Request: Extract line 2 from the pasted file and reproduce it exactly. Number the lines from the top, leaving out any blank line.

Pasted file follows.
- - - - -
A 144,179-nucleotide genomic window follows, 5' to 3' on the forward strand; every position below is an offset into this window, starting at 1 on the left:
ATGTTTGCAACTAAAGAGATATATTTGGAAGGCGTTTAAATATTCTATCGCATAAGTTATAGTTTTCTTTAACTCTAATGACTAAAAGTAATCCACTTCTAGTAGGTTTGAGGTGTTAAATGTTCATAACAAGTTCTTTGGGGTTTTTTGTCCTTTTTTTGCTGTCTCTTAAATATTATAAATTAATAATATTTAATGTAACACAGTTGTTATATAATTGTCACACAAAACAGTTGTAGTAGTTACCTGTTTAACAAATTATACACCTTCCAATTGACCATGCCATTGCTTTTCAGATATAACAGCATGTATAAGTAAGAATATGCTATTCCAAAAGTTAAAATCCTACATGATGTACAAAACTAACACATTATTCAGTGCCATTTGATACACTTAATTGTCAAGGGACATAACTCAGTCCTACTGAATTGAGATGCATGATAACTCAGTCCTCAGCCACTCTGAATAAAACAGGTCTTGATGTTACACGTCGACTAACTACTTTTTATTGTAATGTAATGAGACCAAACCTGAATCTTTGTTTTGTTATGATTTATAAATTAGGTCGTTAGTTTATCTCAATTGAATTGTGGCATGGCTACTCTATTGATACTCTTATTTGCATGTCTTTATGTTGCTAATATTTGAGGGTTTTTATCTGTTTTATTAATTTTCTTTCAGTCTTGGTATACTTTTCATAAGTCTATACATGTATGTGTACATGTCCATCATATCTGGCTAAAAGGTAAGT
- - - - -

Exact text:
ATGTTTGCAACTAAAGAGATATATTTGGAAGGCGTTTAAATATTCTATCGCATAAGTTATAGTTTTCTTTAACTCTAATGACTAAAAGTAATCCACTTCTAGTAGGTTTGAGGTGTTAAATGTTCATAACAAGTTCTTTGGGGTTTTTTGTCCTTTTTTTGCTGTCTCTTAAATATTATAAATTAATAATATTTAATGTAACACAGTTGTTATATAATTGTCACACAAAACAGTTGTAGTAGTTACCTGTTTAACAAATTATACACCTTCCAATTGACCATGCCATTGCTTTTCAGATATAACAGCATGTATAAGTAAGAATATGCTATTCCAAAAGTTAAAATCCTACATGATGTACAAAACTAACACATTATTCAGTGCCATTTGATACACTTAATTGTCAAGGGACATAACTCAGTCCTACTGAATTGAGATGCATGATAACTCAGTCCTCAGCCACTCTGAATAAAACAGGTCTTGATGTTACACGTCGACTAACTACTTTTTATTGTAATGTAATGAGACCAAACCTGAATCTTTGTTTTGTTATGATTTATAAATTAGGTCGTTAGTTTATCTCAATTGAATTGTGGCATGGCTACTCTATTGATACTCTTATTTGCATGTCTTTATGTTGCTAATATTTGAGGGTTTTTATCTGTTTTATTAATTTTCTTTCAGTCTTGGTATACTTTTCATAAGTCTATACATGTATGTGTACATGTCCATCATATCTGGCTAAAAGGTAAGT